- SS, OF, 2B, 3B
- January 15, 1891
- 5' 10"
- 170 lbs
- Major League Debut:
- 8-30-1912 with CLE
After Chapman's terrible death, the Indians called Joe Sewell up to take his place at short. Sewell batted .329 with 12 RBI in 22 games down the stretch as the Tribe nosed out the White Sox for the pennant. The youngster struggled in the Series but Cleveland still won their first title. Sewell earned his spot at shortstop and won over Cleveland fans with his batting skills. In 1923, 1924, 1925 and 1927 he finished in the top ten in MVP voting. He hit .320 in his eleven seasons with Cleveland and only Harry Heilmann and Babe Ruth had more hits from 1920-1930. After three seasons with the Yankees, Sewell retired and was elected to the Hall of Fame in 1977, assuming a station in baseball history that it seemed Chapman was destined for.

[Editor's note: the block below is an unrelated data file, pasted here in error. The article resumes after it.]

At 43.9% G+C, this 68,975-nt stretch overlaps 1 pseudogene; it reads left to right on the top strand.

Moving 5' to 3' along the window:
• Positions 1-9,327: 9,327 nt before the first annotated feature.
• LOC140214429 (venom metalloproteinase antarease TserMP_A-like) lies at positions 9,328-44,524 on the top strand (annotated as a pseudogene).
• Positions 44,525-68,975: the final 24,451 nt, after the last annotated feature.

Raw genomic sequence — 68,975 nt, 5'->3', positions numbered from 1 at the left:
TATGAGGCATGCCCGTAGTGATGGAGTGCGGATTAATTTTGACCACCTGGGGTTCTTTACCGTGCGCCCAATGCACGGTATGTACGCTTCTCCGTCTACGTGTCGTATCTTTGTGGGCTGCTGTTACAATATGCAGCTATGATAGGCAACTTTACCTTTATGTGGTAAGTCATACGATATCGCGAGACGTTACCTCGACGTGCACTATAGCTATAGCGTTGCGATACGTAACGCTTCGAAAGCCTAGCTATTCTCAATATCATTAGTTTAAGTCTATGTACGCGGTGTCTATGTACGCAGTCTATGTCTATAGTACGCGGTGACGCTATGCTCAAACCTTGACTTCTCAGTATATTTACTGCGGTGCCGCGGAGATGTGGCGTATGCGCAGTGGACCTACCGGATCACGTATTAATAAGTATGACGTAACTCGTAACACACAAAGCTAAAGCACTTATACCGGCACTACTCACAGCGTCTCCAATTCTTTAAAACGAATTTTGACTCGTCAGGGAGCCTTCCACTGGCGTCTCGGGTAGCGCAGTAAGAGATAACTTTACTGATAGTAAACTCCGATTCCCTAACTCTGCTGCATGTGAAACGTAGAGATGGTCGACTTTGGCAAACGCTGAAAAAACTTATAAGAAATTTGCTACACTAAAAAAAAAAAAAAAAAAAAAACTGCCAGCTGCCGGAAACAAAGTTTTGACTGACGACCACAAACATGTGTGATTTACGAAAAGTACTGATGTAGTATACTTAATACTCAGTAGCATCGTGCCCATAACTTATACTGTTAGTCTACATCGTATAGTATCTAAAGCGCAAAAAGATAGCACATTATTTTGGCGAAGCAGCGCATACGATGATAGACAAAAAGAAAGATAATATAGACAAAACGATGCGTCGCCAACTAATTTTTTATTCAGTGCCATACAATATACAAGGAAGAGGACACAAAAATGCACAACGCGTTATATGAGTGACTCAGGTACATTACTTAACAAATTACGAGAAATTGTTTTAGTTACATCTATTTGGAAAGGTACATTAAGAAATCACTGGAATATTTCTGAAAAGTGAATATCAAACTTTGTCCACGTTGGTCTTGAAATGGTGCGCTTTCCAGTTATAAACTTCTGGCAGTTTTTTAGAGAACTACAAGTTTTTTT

Chapman was playing the best baseball of his career when he fell to the beaning. He was hitting .303 with a .380 OBP and was on pace to set career-highs in runs, doubles, homers, RBI, and hits. His only challengers for best shortstop in the American League were Roger Peckinpaugh and Deacon Scott.
On June 20, 1914, Cleveland shortstop Ray Chapman committed four errors in the fifth inning, tying a ML record.
His defensive range and his patience at the plate.
The Roller Coaster 1917 Cleveland Indians
The Cleveland Indians of 1917 finished in third place, well back of the Chicago White Sox, but they were an interesting team. They won 32 of their last 47 games to finish 88-66. From August 31 to September 24, they won 17 of 20 to race past the Detroit Tigers in the standings. During a ten-game winning streak through September 24, Chapman batted .517 with four steals of home.